• We started going to church in first grade, after we had met several kids and teachers during a free summer bible school. Our parents didn’t go to church, except our Mom would go for Easter and Christmas pageant or if we were had a reading and singing part. Even though he never went to church, our Dad wanted to make sure we came with an offering. So, nearly every Sunday we would go to him and ask for a dollar each for offering. Sometimes we would ask for a ride in the pouring rain, but usually we walked the half mile. Even thought our $1 offering wasn’t much, it taught us that it was important and felt like we were giving a ton (this was the 80s afterall).
  • One Christmas day our father, Wally, was scheduled to pick us up since our parents were heading to Vegas for Grammy’s 50th birthday. We were already kind of bummed to be traveling on a rainy Christmas day, and then we broke down (and this was not the first time we had been left stranded when a beater broke down or had to stop to get water out of ditches for the radiator). We had to wait for a few hours until our Grandpa Ellis was able to come pick us up in a big boat of a car. It was embarrassing and disappointing.
  • Christmas and Birthdays have their own money stories:
    • Aside from the festivities, we always looked forward to our chance to get new clothes and toys. Our parents tried to spoil us, but some years were better than others. For several years there was doll angst. First, we wanted a Barbie, which our Mom was philosophically opposed to. Then we wanted Cabbage Patch dolls, but our Mom gave us other dolls that resembled American Girls but weren’t nearly as expensive. By the time we finally got our Cabbage Patch dolls we were mostly over them, and Miel was disappointed to get one simply out of fairness since she really preferred a Care Bear by then (you can imagine that equality is a big thing for young twins). (The nice thing is that Makenna now plays with the Cabbage Patch dolls!) For birthdays we always felt very special, and our Mom would get us new swimsuits and summer clothes. She would host parties or do something to make us feel loved. We were taught to dream of nice gifts, but that sometimes you’d be disappointed.
    • We remember looking through the Sears catalog and wanting all sorts of things. Miel remembers wanting to buy our Mom some sexy red slippers. Among the pages of stuff, we remember feeling like much of it was beyond our means.
    • Our father Wally was pretty sporadic about gifts. But when he could, he would try to make it special. We remember when he gave us each $10 to spend at a toy store, which was exciting even if it didn’t buy much.  Wally was also famous for getting us gifts he wanted more for himself than for us, particularly eclectic music.  Miel got three 70s CDs that she could care less about for college graduation, being reminded that you can’t always get what you want, but be thankful for what you get.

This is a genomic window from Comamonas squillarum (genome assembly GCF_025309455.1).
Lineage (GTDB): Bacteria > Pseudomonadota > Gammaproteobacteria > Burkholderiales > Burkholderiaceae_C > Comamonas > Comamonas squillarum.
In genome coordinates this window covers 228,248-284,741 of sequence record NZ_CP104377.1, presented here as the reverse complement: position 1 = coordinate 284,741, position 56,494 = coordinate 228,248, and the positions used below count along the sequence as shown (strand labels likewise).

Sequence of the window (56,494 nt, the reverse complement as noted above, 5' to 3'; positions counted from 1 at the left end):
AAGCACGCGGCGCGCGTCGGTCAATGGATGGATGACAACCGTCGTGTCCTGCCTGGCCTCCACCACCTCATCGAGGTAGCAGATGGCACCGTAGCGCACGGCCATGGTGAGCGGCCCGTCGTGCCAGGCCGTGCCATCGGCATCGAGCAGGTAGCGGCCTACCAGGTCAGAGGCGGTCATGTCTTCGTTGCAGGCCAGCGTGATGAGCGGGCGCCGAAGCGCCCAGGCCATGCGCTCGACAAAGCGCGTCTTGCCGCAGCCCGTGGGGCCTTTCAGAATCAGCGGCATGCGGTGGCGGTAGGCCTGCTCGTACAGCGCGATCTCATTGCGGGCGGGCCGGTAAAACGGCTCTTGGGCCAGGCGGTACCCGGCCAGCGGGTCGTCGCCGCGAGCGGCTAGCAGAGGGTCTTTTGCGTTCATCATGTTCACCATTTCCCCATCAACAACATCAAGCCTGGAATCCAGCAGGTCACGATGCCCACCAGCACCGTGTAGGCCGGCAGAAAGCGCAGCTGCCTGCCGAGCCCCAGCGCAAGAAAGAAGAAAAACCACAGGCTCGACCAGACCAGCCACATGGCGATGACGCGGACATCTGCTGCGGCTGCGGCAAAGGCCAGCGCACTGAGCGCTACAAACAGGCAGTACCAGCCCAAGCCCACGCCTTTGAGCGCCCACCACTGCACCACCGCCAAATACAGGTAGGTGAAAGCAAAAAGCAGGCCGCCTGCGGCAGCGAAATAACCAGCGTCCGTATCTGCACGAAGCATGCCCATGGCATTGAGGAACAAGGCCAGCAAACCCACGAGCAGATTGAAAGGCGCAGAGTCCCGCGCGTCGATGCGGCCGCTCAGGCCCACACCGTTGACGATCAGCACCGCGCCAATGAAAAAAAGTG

• When we were eight our Mom started a gift exchange in our family, so that we would learn how to be generous and budget our money. Everyone was supposed to spend $20 on the gift. They’d take us to the mall a couple of times and we suddenly realized what things actually cost. The first year I remember really wanting a blanket at the mall where you could watch them weaving it. My Dad bought it for me, even though it was over $50. (It’s covered in humpback whales, and we now have it at the beach cabins). Our family gift exchange taught us how to be thoughtful about gifts and get value for a limited budget.
    • Our maternal grandmother was always very consistent. She’d give us matching clothes for Christmas (which in hindsight were pretty 80’s hideous) and for our birthday, she always gave us the dollar value for the year we were celebrating…she cut of the amount at $25, otherwise we’d be raking in $37 next month is she were still alive!
    • Wally’s parents didn’t seem to realize that gift giving was part of our culture. One year our Grandma went to the mall to buy a whole Christmas tree worth of ornaments (all matching with pink bows and roses that lit up), but there were still no presents. Once we each got a pair of argyle socks for Christmas, but most years we came to visit for dinner and didn’t even get cards for birthdays. The irony was that they were our most well-off relatives.
    • Our Grammy Mackie was always very generous. She would send us tons of clothes, whole wardrobes worth some years. She made us feel very fashionable, even if I don’t know how possible that was during the 80’s and early 90’s.
    • Compared to most of our classmates, we made off really well for the holidays. I remember feeling guilty that our best friend’s parents couldn’t afford to buy any gifts. In high school, we bought her several nice holiday outfits.
  • Clothes were always connected with wealth for us, and our Mom made it a priority to dress us well. Our Mom sewed most of our clothes that didn’t come from grandmas until we were in grade school. Around first grade we started to ask for store bought clothes, and she was quick to give up sewing for us. Sometimes we got hand-me-downs, and didn’t feel grateful but a little embarrassed. Yet, we had fun giving our clothes to a good family friend as hand-me-downs. As soon as we started to earn money, clothes was one of our biggest personal expenses. As adults clothes are medium priority, and we both buy in one fell swoop every so often than on a regular basis, but when we get frustrated by our clothes, it certainly brings up feelings of lack and the belief that we can’t afford the clothes that we truly want.